It is not entirely correct to say that international labor standards do not exist as such. In fact, the globalized world has achieved some progress during the last 100 years in boosting labor protection around the world. Despite limited material scope and shortcomings in the legal force, the International Labor Organization (ILO) has promoted several nearly global conventions that have set specific standards on working conditions. In addition, international labor standards are often subject to soft regulation, which should not be disregarded in the discussion either. (Chau)Being typical international law instruments, ILO conventions are subject to ratifications by member states in accordance with national rules. As a result, national remedies for enforceability and compliance control can vary quite considerably. Nevertheless, one cannot ignore the fact that international labor standards are no unique in this: virtually any international treaty is subject to national reservations as well as different levels of implementation and meaningful use. Hence, it is not incorrect to conclude that national governments do have the final say in implementing regulations on working conditions; however, there is a genuine move towards global harmonization in enhancing the level of protection. (Chau)

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International machinery is not entirely powerless when it comes to enforcement. ILO has three very specific mechanisms to facilitate compliance. First, this international organization has developed a complex system of supervision with reporting mechanisms and evaluation tools. Secondly, ILO can offer technical and financial assistance for implementation, which is essential for least developed countries. Finally, upon non-compliance with recommendations the ILO Governing Body can even resort to a sanction that would ensure compliance of a particular country. (Chau)

Immigration and weak labor protections are strongly interconnected phenomena. Globalization has enabled an exponential increase in the free movement of workers by eliminating barriers for trade, investment, and logistics. At the same time, this process has triggered numerous challenges in protecting rights of most vulnerable migrant workers. (Wishnie)
International law has achieved very firm prohibitions of forced labor and involuntary servitude. No human being can be forced to work, unless it is a penal punishment prescribed by law and imposed by a court. Involuntary servitude, including its most appalling form – slavery, is not allowed under any circumstances. Likewise, immigrant workers, like any other workers, must have protection from inhumane or degrading treatment at work. It is an absolute prohibition that does not provide room for any justifications. Moreover, it is important to note that the obligation is not addressed uniquely to the employer – it also requires the state to comply with a positive obligation to prevent and prosecute abusive practices. However, from the point of view of international law, the enforceability of these prohibitions in the case of private parties is more difficult than when it comes to public entities. Thus, it is primarily the job of national remedies to ensure compliance. (Wishnie)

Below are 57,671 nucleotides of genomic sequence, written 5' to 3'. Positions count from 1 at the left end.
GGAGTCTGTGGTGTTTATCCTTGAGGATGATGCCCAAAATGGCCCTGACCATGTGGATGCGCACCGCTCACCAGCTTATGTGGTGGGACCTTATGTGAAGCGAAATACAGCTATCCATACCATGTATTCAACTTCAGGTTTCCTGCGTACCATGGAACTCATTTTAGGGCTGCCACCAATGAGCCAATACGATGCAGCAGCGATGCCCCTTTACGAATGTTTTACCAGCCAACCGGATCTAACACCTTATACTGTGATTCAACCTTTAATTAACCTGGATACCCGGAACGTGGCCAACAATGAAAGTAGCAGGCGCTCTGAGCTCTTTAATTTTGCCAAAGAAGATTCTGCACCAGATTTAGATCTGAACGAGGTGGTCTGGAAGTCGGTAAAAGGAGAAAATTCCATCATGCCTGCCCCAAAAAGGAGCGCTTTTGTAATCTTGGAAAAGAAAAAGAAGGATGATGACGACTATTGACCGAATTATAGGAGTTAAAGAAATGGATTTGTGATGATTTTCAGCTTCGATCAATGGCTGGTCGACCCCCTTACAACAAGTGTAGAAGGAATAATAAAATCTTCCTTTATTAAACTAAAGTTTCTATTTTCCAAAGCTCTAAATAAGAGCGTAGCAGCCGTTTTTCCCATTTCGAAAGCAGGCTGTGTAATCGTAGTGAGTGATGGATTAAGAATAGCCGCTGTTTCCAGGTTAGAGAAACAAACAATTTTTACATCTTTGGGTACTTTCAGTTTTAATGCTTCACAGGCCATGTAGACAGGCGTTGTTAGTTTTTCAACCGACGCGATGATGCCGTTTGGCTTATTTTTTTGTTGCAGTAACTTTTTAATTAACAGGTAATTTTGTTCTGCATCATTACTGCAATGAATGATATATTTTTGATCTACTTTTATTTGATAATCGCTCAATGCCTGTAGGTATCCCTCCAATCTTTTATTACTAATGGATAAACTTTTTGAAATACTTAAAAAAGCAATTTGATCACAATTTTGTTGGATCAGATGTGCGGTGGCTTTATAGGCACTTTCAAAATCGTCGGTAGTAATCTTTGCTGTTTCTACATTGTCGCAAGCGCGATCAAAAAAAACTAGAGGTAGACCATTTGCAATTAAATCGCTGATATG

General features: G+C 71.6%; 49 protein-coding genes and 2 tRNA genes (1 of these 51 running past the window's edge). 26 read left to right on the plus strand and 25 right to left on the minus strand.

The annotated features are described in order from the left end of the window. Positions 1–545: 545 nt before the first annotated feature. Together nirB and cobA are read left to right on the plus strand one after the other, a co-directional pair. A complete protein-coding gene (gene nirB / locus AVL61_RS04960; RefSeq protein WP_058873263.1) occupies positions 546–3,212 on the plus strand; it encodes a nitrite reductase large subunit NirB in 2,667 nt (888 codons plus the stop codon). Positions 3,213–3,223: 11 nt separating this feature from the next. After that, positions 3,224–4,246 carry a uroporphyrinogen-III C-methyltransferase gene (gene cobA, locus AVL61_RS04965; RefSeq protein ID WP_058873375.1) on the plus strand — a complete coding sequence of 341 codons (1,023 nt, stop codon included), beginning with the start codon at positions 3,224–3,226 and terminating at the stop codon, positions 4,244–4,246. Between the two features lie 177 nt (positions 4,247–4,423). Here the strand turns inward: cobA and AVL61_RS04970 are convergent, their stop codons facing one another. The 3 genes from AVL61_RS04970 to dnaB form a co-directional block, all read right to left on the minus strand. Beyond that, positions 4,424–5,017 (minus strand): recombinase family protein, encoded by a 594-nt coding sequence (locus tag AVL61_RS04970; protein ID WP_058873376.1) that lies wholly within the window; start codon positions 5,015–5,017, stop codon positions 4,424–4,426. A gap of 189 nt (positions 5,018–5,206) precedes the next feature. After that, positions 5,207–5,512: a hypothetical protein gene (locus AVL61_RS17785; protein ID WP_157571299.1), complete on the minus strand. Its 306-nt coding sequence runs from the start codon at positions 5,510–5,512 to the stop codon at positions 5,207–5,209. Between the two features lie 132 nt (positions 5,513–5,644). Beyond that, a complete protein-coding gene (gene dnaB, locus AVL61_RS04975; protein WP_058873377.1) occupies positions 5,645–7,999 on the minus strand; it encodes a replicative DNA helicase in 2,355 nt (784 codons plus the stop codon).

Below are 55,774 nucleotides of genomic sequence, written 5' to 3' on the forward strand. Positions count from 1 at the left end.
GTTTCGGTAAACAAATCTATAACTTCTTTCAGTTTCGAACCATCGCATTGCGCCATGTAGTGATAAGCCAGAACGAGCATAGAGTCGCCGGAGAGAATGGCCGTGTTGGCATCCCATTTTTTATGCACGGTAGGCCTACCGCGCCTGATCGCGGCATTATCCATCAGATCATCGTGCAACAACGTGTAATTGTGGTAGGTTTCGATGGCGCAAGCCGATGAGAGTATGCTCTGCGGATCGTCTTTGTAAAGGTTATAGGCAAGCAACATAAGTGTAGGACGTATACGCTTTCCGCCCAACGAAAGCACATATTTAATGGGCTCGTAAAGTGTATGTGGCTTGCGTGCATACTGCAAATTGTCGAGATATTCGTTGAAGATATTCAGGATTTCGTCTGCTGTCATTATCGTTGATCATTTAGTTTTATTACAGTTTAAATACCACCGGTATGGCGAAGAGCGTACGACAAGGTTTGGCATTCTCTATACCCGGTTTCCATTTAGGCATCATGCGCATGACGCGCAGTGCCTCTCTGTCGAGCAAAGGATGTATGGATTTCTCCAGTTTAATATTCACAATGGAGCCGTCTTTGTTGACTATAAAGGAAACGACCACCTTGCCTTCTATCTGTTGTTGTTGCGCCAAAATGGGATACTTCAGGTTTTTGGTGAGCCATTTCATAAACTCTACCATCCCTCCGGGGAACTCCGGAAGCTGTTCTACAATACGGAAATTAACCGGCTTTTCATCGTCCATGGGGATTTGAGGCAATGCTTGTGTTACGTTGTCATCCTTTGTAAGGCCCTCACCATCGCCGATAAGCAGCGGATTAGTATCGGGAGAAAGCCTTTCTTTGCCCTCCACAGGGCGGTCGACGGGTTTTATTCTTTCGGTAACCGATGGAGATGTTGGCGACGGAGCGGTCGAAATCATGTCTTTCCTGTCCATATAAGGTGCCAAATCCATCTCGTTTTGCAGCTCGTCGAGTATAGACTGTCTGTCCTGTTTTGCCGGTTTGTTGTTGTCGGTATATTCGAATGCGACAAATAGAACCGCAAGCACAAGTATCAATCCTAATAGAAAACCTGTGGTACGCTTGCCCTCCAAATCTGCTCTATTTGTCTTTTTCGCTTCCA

Involuntariness of labor is a broad notion. It covers situations ranging from debt bondage to serfdom to human trafficking and sex slavery. But even a wide material scope of this prohibition can hardly ensure effective labor protection for immigrants and other vulnerable groups. The question of safe working conditions and non-discrimination is just as essential to the quality of compliance with labor standards. Long hours, low pay, inadequate benefits, and harassment are the reality for a migrant worker. All of these abuses also constitute labor exploitation and must be punishable and preventable. (Wishnie)

The ethical code of conduct for managers and employers must be based on fundamental premises of human rights. All people are equal is a crucial guiding principle, as it provides a firm foundation for implementing mechanisms against discriminatory treatment. Likewise, the idea of the existence of social, economic, and environmental rights must be the driver of ethics. Just as firms engage in corporate social responsibility projects for communities, they must adhere to similar principles for their employees. Managers must be guided by the idea of creating a safe environment for their workers who can fully realize their human development potential within their organization. Obviously, this means that labor exploitation of vulnerable groups like underprivileged communities, ethnic minorities, children, and immigrants is a grave violation of the idea of the universality of human rights. (Kapstein)

  • Chau, Nancy H., et al. “The Adoption of International Labor Standards Conventions: Who, When, and Why?[with Comments and Discussion].” Brookings trade forum. Brookings Institution Press, 2001.
  • Kapstein, Ethan B. “The corporate ethics crusade.” Foreign affairs (2001): 105-119.
  • Wishnie, Michael J. “Immigrant Workers and the Domestic Enforcement of International Labor Rights.” University of Pennsylvania Journal of Labor & Employment Law 4 (2002): 529.